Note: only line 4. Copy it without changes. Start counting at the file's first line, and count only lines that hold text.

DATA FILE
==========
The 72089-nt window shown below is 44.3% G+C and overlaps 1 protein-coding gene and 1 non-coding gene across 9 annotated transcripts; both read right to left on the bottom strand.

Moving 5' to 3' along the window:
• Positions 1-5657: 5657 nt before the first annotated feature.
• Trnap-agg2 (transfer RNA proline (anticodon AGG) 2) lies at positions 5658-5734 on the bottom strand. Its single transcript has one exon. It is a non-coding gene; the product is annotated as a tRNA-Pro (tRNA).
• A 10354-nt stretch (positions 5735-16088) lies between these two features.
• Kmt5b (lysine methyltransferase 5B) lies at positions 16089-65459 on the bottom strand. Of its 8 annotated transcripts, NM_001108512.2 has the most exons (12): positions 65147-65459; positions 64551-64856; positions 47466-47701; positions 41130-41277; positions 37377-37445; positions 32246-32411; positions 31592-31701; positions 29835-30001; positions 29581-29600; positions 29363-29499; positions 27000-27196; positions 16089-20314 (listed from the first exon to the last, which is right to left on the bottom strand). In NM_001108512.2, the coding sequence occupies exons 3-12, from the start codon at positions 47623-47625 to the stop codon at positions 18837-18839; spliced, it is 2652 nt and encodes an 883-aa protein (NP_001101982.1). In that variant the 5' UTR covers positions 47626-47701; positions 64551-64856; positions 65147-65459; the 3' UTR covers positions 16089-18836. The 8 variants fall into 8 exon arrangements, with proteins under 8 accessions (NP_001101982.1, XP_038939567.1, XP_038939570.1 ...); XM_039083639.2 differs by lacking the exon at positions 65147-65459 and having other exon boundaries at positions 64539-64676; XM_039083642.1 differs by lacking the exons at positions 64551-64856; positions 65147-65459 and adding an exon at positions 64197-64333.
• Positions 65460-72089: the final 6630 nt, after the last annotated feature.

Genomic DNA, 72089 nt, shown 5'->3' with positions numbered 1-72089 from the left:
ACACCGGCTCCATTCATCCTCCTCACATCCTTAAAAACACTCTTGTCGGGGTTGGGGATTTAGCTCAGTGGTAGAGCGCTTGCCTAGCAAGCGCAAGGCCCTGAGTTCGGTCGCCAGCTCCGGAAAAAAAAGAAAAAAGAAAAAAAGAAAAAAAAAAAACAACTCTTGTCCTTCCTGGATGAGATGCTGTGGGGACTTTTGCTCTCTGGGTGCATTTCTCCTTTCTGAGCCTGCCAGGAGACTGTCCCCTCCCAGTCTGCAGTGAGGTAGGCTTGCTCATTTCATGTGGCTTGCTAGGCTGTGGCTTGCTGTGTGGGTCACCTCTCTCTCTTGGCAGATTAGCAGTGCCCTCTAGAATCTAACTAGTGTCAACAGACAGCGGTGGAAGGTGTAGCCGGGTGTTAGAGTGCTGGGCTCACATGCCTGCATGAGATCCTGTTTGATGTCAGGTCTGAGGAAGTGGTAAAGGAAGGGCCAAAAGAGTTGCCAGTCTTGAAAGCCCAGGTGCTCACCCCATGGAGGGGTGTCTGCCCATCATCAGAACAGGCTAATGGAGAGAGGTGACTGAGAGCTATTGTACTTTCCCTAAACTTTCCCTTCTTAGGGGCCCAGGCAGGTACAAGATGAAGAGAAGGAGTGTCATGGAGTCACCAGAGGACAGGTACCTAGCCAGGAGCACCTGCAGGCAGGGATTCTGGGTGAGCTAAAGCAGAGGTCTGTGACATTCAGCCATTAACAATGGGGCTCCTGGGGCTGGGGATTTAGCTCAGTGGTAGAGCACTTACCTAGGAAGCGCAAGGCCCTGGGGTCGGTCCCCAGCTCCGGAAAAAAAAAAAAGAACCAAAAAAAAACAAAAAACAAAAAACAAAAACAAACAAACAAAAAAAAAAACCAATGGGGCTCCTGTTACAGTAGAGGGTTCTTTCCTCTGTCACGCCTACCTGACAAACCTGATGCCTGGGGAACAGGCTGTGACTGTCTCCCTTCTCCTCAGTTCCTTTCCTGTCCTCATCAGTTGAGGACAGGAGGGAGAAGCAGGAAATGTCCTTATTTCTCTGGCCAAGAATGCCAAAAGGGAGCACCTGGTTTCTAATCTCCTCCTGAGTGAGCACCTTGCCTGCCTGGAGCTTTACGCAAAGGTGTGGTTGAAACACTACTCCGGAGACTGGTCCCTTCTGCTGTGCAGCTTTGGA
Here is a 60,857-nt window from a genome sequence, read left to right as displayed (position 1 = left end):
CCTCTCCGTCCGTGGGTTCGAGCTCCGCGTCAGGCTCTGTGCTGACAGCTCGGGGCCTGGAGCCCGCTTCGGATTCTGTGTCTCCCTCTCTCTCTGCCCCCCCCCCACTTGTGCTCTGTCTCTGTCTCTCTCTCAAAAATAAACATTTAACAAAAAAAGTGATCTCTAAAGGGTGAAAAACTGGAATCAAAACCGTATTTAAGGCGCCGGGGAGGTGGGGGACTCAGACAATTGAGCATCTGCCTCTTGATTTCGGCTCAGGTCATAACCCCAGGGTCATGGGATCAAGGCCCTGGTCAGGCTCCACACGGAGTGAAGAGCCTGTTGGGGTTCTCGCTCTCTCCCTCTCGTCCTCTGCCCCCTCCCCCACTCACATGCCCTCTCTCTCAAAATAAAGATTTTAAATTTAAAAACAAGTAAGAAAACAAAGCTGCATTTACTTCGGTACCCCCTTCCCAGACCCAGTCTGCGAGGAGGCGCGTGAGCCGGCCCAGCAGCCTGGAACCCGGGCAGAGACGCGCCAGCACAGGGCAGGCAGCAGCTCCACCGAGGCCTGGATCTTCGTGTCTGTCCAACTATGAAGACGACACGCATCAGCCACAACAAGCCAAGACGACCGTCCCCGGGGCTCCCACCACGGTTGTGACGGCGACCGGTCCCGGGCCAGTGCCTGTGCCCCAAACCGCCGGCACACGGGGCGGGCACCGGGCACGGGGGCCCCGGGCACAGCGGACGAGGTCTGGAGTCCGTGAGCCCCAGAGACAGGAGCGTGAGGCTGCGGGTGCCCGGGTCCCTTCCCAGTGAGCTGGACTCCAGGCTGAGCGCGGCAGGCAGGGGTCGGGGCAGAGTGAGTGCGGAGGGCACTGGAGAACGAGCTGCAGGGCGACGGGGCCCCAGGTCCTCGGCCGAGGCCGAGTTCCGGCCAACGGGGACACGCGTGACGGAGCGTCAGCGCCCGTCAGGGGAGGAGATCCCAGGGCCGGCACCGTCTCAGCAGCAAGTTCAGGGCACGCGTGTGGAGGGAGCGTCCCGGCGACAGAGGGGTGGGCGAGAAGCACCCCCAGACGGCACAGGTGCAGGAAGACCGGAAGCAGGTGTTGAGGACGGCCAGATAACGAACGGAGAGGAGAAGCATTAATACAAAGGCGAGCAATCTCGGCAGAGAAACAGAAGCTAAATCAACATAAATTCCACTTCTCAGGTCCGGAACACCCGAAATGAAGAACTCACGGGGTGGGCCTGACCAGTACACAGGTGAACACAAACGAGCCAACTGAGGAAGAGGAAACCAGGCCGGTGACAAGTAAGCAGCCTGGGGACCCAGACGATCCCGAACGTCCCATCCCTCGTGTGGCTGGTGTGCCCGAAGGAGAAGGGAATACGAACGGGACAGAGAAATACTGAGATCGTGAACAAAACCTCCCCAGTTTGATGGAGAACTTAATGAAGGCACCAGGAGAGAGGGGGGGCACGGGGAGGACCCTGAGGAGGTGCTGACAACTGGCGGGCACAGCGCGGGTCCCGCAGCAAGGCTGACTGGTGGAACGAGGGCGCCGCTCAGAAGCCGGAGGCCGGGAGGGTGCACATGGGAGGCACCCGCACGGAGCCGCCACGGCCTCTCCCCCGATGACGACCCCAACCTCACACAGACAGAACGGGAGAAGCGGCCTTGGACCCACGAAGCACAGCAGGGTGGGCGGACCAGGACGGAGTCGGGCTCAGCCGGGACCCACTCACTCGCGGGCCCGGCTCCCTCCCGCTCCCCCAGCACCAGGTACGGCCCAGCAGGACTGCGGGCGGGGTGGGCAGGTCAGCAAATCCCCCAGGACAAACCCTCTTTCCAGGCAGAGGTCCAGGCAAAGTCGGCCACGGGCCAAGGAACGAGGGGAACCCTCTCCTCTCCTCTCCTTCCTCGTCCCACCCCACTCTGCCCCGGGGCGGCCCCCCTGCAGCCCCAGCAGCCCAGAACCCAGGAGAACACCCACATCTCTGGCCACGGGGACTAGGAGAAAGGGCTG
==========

• Trnap-agg2 (transfer RNA proline (anticodon AGG) 2) lies at positions 5658-5734 on the bottom strand. Its single transcript has one exon. It is a non-coding gene; the product is annotated as a tRNA-Pro (tRNA).